For mothers’ perceived autonomy support, a linear model fitted the data best for both low variability and high decreasing variability dyads (see Table 2). Intercept values could be constrained to be equal between dyadic variability dyads (ΔχSB2 (1, N = 92) = 2.78, p = .096). However, the linear slope could not be constrained to be equal between dyadic variability dyads (ΔχSB2 (1, N = 92) = 7.24, p = .007). These results indicated that mothers of low variability and high decreasing variability dyads perceived similar initial levels of autonomy support, but differences in developmental pathways of autonomy support. Mothers of low variability dyads perceived stable levels of autonomy support over time, and they showed lower levels of autonomy support towards middle adolescence than mothers of high decreasing variability dyads. Mothers of high decreasing variability dyads perceived a significant increase in autonomy support over time (see Table 3; Fig. 2).

For adolescents’ perceived autonomy support, fit statistics indicated that the shape of growth differed for the two types of dyadic variability dyads: a quadratic model fitted the low variability dyads best and a linear model fitted the high decreasing variability dyads best (see Table 2). Intercept values could be constrained to be equal between dyadic variability dyads (ΔχSB2 (1, N = 92) = 0.47, p = .493). This indicated that adolescents of low variability and high decreasing variability dyads perceived similar initial levels of autonomy support, but differences in developmental paths of autonomy support. For adolescents of low variability dyads there was a significant decrease in perceived autonomy support from age 13 to 15, followed by a significant increase in perceived autonomy support from age 15 to 17. In contrast, adolescents of high decreasing variability dyads showed stable levels of perceived autonomy support over time, and they showed higher levels of autonomy support between age 14 and 16 than adolescents of low variability dyads (see Table 3; Fig. 2).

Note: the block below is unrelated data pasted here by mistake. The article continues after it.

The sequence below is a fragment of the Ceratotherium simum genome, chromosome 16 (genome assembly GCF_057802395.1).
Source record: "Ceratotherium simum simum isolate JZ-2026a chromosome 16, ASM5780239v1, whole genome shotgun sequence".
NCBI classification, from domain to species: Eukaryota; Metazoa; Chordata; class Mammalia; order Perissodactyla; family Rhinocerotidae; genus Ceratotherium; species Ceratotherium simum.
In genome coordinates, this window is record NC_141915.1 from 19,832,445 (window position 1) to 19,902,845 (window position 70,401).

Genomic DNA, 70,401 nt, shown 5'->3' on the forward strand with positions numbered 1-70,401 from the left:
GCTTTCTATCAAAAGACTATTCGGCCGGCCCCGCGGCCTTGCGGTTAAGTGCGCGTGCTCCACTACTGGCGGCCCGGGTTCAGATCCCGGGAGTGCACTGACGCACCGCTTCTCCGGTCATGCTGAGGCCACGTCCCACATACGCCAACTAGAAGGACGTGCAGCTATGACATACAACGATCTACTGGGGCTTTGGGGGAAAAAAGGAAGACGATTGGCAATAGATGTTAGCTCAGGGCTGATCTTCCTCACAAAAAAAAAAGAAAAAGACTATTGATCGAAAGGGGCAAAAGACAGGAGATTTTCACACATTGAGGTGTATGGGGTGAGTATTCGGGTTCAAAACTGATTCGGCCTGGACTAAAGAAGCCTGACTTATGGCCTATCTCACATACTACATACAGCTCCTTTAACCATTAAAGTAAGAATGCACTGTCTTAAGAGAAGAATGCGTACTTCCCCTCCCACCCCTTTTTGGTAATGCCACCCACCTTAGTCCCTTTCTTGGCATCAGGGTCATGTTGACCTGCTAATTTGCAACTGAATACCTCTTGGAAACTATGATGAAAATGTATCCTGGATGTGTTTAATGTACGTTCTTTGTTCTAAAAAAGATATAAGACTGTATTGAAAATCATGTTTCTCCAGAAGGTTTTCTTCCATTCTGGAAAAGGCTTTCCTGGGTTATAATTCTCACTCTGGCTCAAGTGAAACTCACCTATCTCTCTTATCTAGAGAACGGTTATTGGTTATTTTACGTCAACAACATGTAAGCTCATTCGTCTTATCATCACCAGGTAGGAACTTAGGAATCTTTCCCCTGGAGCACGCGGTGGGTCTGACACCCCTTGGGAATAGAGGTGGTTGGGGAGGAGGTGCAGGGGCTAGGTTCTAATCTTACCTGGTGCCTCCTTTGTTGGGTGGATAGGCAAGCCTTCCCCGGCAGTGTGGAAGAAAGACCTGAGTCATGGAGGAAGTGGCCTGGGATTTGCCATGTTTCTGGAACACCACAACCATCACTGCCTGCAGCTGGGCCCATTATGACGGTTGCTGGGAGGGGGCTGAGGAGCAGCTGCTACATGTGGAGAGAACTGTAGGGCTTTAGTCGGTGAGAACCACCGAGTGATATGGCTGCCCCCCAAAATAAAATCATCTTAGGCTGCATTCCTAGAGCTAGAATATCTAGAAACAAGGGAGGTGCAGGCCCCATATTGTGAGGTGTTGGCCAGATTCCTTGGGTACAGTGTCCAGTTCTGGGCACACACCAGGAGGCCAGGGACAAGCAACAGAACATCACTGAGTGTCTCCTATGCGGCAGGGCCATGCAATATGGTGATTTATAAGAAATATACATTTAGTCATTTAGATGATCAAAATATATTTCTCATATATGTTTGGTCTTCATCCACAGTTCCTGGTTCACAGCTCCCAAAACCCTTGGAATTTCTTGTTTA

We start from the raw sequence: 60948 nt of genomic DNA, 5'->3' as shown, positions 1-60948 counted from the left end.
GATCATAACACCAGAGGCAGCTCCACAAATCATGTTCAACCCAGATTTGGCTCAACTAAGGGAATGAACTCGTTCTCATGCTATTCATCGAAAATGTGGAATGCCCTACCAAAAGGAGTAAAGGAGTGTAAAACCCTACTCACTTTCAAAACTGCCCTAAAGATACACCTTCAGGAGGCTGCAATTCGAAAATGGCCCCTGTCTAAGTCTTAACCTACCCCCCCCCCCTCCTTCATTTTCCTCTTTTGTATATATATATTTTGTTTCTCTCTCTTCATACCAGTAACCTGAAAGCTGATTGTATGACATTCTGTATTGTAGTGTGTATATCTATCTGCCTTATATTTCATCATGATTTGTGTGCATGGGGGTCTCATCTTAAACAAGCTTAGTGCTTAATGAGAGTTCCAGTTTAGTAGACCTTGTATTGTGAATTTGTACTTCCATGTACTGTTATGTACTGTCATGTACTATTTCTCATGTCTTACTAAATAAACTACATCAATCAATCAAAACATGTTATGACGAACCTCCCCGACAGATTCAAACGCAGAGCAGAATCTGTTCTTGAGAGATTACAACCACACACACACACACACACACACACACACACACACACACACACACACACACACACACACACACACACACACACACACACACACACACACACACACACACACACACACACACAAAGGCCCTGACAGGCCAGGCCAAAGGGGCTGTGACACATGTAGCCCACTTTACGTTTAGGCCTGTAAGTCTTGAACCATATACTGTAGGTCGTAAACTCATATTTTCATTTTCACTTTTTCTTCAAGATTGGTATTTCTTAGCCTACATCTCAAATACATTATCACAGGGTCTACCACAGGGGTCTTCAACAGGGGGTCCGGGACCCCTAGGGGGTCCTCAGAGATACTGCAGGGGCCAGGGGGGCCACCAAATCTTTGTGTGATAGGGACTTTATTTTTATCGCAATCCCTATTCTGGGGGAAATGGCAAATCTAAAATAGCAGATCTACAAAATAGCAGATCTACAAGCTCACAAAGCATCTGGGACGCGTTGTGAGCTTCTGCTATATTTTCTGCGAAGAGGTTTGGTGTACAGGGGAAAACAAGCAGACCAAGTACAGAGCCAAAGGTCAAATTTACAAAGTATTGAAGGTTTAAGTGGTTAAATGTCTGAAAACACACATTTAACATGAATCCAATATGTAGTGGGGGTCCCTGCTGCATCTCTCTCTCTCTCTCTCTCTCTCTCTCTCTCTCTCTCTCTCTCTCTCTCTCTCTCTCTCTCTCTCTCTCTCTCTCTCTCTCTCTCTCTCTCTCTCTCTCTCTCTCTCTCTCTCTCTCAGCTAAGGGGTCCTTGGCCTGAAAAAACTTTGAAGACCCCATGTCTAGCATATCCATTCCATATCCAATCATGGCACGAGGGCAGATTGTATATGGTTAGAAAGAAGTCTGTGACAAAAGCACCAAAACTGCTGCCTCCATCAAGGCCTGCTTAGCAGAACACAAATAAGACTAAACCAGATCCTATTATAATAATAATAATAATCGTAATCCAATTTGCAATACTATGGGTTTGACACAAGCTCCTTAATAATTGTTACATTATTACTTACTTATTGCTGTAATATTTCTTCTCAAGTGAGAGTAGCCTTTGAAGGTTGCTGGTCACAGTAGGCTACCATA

Perceived Conflict Frequency

For mothers’ and adolescents’ perceived conflict frequency, a linear model fitted the data best for both low variability dyads and high decreasing variability dyads (see Table 2). Intercept values could be constrained to be equal between dyadic variability dyads for mothers’ perceived conflict frequency (ΔχSB2 (1, N = 92) = 0.39, p = .534), and adolescents’ perceived conflict frequency (ΔχSB2 (1, N = 92) = 1.15, p = .285). This indicated that mothers and adolescents of low variability and high decreasing variability dyads perceived similar initial levels of conflict frequency at age 13 of adolescents (see Table 3; Fig. 2).

Slope values mothers’ perceived conflict frequency could be constrained to be equal between dyadic variability dyads (ΔχSB2 (1, N = 92) = 0.24, p = .627). The results indicated that mothers of low variability and high decreasing variability dyads perceived similar developmental paths of conflict frequency over time. Mothers of both types of dyads did not significantly change in their levels of perceived conflict frequency over time (see Table 3; Fig. 2). It was not possible to constrain the slope values between dyadic variability dyads for adolescents’ perceived conflict frequency (ΔχSB2 (1, N = 92) = 4.17, p = .041). The results also suggested that there were differences in the developmental paths of adolescents’ perceived conflict frequency. Adolescents of low variability dyads perceived stable levels of conflict frequency over time, and towards middle adolescence they perceived higher levels of conflict frequency than adolescents of high decreasing variability dyads. Adolescents in this latter type of dyads perceived a significant decrease in adolescents’ conflict frequency over time (see Table 3; Fig. 2).

Discussion